Can I work with Chronic Thrombocytopenia?

Chronic Thrombocytopenia is defined as having a low blood platelet count over a prolonged period of time. Blood platelets are clear blood cells which help your blood to clot, stopping bleeding. Having a low blood platelet count causes can cause you to have difficulty stopping bleeding once it starts. In cases when blood platelet count is severely low, it can actually cause internal bleeding in your brain or intestines.

Chronic thrombocytopenia may have any of a number of causes. Autoimmune diseases are often what cause platelet counts to be low, though certain medications and treatments (particularly radiation and chemotherapy) may also cause your blood platelet count to be low. Additionally, genetic and dietary factors can contribute to a low platelet count, leading to chronic thrombocytopenia.

In order for chronic thrombocytopenia to be considered disabling for Social Security Disability purposes, it must be severe. The Blue Book standards used to determine whether you are disabled because of chronic thrombocytopenia include the following:

  • You have had intracranial bleeding (internal bleeding in the head/brain area) within the past year.
  • You have received spontaneous bleeding within five months which was severe enough to require a blood transfusion.

Medical tests are used to determine whether you have chronic thrombocytopenia and its severity. Normal blood platelet counts range from 150,000 to 450,000 platelets for each micro liter of blood. Platelet counts below 150,000 are diagnosed as thrombocytopenia (it is considered “chronic” if the platelet count has been low for three months or longer). To qualify for Social Security Disability, your platelet count must be below 40,000.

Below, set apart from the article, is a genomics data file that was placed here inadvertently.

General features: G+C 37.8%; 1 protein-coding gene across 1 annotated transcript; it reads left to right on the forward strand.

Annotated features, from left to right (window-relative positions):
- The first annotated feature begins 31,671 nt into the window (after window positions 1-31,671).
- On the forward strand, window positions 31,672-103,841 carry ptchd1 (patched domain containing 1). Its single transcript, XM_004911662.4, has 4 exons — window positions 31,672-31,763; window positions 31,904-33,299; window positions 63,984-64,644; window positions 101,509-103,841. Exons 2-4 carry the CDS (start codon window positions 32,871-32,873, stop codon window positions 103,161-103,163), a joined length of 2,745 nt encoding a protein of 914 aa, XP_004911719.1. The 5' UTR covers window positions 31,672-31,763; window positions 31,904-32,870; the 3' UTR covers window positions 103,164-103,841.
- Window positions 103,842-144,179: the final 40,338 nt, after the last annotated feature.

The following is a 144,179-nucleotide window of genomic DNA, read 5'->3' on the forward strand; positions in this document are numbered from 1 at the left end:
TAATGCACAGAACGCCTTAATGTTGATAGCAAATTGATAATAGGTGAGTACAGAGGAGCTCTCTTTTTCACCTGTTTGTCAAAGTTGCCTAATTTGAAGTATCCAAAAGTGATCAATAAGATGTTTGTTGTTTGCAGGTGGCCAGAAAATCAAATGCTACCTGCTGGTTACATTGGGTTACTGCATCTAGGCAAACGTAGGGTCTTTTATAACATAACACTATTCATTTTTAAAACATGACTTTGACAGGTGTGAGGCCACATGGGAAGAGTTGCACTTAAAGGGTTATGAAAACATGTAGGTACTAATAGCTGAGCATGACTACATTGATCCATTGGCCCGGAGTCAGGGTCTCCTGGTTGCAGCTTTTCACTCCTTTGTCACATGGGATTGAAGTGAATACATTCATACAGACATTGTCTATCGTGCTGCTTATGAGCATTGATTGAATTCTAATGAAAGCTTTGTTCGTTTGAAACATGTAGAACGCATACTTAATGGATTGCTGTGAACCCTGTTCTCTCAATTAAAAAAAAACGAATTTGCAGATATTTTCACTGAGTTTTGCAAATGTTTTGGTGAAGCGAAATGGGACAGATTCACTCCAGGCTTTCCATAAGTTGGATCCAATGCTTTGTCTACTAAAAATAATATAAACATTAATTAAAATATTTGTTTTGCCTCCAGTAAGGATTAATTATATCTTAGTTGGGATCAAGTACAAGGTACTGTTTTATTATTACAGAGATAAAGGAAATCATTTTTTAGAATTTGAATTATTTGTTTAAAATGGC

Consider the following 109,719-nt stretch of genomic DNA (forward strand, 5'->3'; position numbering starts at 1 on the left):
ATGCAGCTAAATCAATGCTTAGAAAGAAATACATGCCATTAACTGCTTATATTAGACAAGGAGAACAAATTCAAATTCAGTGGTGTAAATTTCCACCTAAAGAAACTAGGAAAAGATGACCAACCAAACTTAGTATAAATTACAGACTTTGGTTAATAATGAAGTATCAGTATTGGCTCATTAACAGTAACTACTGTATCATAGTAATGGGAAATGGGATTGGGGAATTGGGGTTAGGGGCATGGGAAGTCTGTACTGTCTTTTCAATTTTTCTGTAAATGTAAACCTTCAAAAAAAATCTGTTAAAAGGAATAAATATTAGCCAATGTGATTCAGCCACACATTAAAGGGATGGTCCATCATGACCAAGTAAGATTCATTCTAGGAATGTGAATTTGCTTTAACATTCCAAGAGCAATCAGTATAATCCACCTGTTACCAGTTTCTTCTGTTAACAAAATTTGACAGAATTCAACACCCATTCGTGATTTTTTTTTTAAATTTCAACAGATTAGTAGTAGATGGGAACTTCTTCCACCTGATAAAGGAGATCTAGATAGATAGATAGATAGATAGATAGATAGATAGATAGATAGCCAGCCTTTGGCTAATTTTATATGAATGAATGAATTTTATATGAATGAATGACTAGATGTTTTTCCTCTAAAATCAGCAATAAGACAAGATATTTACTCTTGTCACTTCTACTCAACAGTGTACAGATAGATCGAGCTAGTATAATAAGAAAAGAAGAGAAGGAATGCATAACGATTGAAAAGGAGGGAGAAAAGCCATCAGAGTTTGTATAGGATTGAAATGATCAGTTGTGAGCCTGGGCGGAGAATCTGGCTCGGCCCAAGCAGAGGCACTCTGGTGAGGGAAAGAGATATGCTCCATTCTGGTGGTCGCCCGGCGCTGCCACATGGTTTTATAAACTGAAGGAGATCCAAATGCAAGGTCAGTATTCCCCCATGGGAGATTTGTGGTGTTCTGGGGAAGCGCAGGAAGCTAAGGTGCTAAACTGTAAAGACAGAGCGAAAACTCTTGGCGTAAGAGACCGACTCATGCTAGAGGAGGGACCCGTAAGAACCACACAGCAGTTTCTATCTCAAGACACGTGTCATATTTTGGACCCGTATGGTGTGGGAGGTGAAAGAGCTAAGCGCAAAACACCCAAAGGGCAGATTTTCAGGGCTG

Chronic Thrombocytopenia and Your Ability to Perform Physical Work

Any condition which leads to blood clotting can make it difficult to perform physical work. There is an inherent risk in most physical work of being cut, bumped, or bruised. While these routine accidents rarely require a second thought for most people, those who suffer from chronic thrombocytopenia need to be concerned with even small wounds. Since severe chronic thrombocytopenia can cause internal bleeding in the head, any job which may cause jarring, bumping or hitting the head is generally considered outside of what a chronic thrombocytopenia sufferer can reasonably be expected to perform.

Needless to say, this eliminates the majority of jobs which involve physical labor. In order to qualify for Social Security Disability, however, you will need to show that you cannot be expected to perform any job which you have performed before or which is available in the country at the time of your disability. This means demonstrating hat your condition prohibits you from performing even light physical work.

Chronic Thrombocytopenia and Your Ability to Perform Sedentary Work

Proving that you are incapable of performing sedentary (sit down) work is often more difficult than proving inability to perform physical work. If your age or education level indicates that you could reasonably be trained and expected to perform sedentary work which is available, your Social Security Disability claim may be denied.

If your initial Social Security Disability claim is denied or if you have yet to file an initial claim, consider retaining the services of a Social Security Disability lawyer. Having a lawyer represent you streamlines the process because he or she will be familiar with what the Social Security Administration (SSA) is looking for in order to determine your eligibility for Social Security Disability benefits.

If your blood platelet count or other medical tests don’t quite meet the criteria outlined for Social Security Disability, you may still qualify if you are able to prove that you are incapable of performing any meaningful work. Having an experienced Social Security Disability lawyer on your side can prove invaluable when working through the Social Security Disability appeals process.